It is always good to hear of a therapy that has been given the sanction from a serious body with comments, research and results which quantify how positive the use of homeopathy can be.
Back in 2005, the Swiss government produced a scathing report about an analysis by Shang et al, which was published in the Lancet and widely publicised by sceptics of alternative medicine as signalling the “end of homeopathy”.
This Shang study had a scientific team which evaluated 110 clinical trials of homeopathy and then compared them with the same number of trials of conventional medicine.
The Swiss authors noted that Shang and his colleagues had neglected to follow the basic accepted QUOROM (quality of reporting of meta-analyses) guidelines on best practices for scientific reporting (Forsch Komplementmed., 2006).
The Swiss report also quoted the views of David Sackett, a Canadian who is considered one of the leading experts in ‘evidence based medicine’. He argued that the ‘gold standard’ study, otherwise known as the randomised, placebo-controlled trial, may not be the only means of judging the safety and effectiveness of a treatment. For example, it could not be used to evaluate surgery – what a joy to hear this comment.
The sceptics disregard the results from homeopathy mainly because they don’t understand it and because they can’t allocate any reasoning to the above mentioned controlled trials. Homeopathic high potency remedies induce regulative and specific changes in cells or living organisms. Switzerland is a good example of belief in this treatment.
Nearly two-thirds of all medical practitioners in Switzerland rate alternative medicine, 40 per cent use it and 85 per cent would like their country’s national health to include this therapy.
In 1998, a decision by the Swiss government expanded its national insurance to include a number of alternative treatments, such as homeopathy, traditional Chinese medicine and herbal medicine.
However, government reimbursement was provisional, pending the outcome of an extensive government-commissioned study of the various treatments.
The most comprehensive assessment ever conducted by any government body into homeopathy has concluded that not only does it work, but that it is far more cost-effective than conventional medicine. In fact, it works so well that patients should be reimbursed for it on the National Health Service.
The Swiss government conducted this detailed inquiry in a very rare departure from its history of neutrality on many issues.
Interestingly, Switzerland is the home of two pharmaceutical giants, but despite this they have still conducted the assessment, which has resulted in their endorsement of homeopathy.
The book-length report Homeopathy in healthcare: Effectiveness, appropriateness, safety, costs was edited by Gudrun Bronhoft and Peter Matthiessen from the University of Witten and Herdecke in Germany and Pan-Medion Foundation in Zurich.
This report reviewed all the major evidence for homeo-pathy from major preclinical research and the ‘gold standard’ trials in humans to systematic reviews, meta-analyses and epidemiological studies.
The methodology used in this report was used by the UK’s National Institute for Health Research as a means of assessing true effectiveness, safety and cost-effectiveness of the treatments available from the National Health Service. It has also been widely adopted by many other international agencies.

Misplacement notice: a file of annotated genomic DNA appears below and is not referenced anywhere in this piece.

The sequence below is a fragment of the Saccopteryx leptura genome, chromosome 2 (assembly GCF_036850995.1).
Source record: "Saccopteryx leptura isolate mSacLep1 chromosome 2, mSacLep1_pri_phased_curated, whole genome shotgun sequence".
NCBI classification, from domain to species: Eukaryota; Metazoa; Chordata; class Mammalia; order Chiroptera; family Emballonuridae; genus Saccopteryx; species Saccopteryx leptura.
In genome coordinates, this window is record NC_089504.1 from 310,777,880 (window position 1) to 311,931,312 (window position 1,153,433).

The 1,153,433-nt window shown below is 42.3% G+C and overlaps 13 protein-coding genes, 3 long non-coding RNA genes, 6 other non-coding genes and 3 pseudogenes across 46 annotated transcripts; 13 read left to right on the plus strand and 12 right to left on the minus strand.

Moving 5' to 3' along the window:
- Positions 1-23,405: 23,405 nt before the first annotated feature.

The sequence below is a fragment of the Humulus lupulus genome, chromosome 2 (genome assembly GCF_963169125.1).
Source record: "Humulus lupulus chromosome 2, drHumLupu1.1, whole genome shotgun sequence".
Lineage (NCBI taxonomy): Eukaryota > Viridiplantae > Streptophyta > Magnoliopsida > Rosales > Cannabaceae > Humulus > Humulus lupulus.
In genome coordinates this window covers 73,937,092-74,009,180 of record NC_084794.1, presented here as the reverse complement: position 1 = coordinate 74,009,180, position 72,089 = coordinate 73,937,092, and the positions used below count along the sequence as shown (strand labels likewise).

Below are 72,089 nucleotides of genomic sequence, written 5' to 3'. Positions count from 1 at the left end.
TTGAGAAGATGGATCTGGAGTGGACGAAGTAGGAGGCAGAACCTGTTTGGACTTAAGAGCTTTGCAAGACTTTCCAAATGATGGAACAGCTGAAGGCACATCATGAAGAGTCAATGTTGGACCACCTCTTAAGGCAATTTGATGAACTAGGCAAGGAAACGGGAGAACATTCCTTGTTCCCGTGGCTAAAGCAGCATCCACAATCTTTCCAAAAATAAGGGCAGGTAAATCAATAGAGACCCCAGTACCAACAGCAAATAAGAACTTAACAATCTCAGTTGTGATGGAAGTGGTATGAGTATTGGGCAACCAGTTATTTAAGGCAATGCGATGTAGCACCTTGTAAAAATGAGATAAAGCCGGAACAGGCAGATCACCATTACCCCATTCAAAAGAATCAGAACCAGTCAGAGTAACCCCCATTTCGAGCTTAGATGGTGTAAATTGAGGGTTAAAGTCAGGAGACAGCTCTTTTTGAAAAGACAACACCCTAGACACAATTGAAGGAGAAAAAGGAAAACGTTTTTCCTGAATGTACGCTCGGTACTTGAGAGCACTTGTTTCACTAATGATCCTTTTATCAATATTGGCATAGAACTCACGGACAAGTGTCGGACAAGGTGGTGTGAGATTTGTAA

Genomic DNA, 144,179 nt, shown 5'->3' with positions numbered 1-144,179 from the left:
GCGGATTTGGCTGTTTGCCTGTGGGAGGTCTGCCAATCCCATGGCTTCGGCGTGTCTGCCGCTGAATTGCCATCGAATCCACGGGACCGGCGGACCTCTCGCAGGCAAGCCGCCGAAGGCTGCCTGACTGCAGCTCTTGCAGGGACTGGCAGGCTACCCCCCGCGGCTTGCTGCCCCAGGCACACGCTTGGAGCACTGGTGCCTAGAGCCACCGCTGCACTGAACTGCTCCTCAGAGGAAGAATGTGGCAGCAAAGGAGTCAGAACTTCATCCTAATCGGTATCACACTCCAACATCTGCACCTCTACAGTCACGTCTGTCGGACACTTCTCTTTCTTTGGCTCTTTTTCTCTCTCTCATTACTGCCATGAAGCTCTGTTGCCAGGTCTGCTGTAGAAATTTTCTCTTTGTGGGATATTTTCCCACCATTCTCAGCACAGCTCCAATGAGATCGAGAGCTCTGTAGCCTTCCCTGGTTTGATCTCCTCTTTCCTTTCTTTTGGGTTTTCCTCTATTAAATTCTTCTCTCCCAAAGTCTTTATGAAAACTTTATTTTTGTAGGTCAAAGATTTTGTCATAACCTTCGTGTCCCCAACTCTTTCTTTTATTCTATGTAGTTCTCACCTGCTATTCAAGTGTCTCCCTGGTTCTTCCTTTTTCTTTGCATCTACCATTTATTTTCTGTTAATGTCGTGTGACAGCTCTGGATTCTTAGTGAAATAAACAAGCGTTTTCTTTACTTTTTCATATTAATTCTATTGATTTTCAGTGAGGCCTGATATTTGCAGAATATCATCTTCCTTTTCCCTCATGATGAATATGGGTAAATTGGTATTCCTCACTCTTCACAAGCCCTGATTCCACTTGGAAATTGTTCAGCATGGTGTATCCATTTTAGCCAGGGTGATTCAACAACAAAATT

In previous studies, often, the researchers use the wrong remedy or use it inappropriately. Some homeopathy studies have attempted to use a ‘one size fits all’ remedy for a condition, when it is widely understood that many conditions require individualised remedies.
I can attest to the type of diagnosis of a homeopath is very much based on an understand-ing of the patient, their background, lifestyle, individuality and personal knowledge.
After assessing all the available data, the Swiss team concluded that the high quality investigations of pre-clinical basic research proved that homeopathic high-potency remedies induce “regulative and specific changes in cells or living organisms”.
The report also found that homeopathy treatment costs at least 15 per cent less than conventional medicine, even though those seeking homeopathy tended to have more chronic or serious ill health.
Homeopathy also led to less dependency on drugs. For example, in more than 500 patients with rheumatic disease, nearly one third were able to stop taking conventional medication, and another third reduced their use of drugs.
Homeopathic fertility treatment for women offered one of the largest cost savings of all, compared with standard medical treatments. It also saved on hospital bills, as well as indirect cost savings such as fewer days off sick when patients opted for homeopathy.
Importantly, homeopathy users reported fewer side-effects and better doctor-patient relationships.
When comparing patient satisfaction with homeopathic vs. conventional therapies in more than 3,000 subjects, significantly more homeopathic patients were “completely satisfied” with their results and treatment in comparison. (BMC Complement Altern. Med., 2008).
This has occurred at the point where EU initiatives funded by the pharmaceutical industry are industriously banning or drastically curtailing the availability of nutritional supplements and many alternative treatments despite their long history of success.
The Swiss are sending a firm message to the pharmaceutical giants in their continued attempts to discredit alternative medicine (in the words of Mark Twain) “that reports of its death are greatly exaggerated”.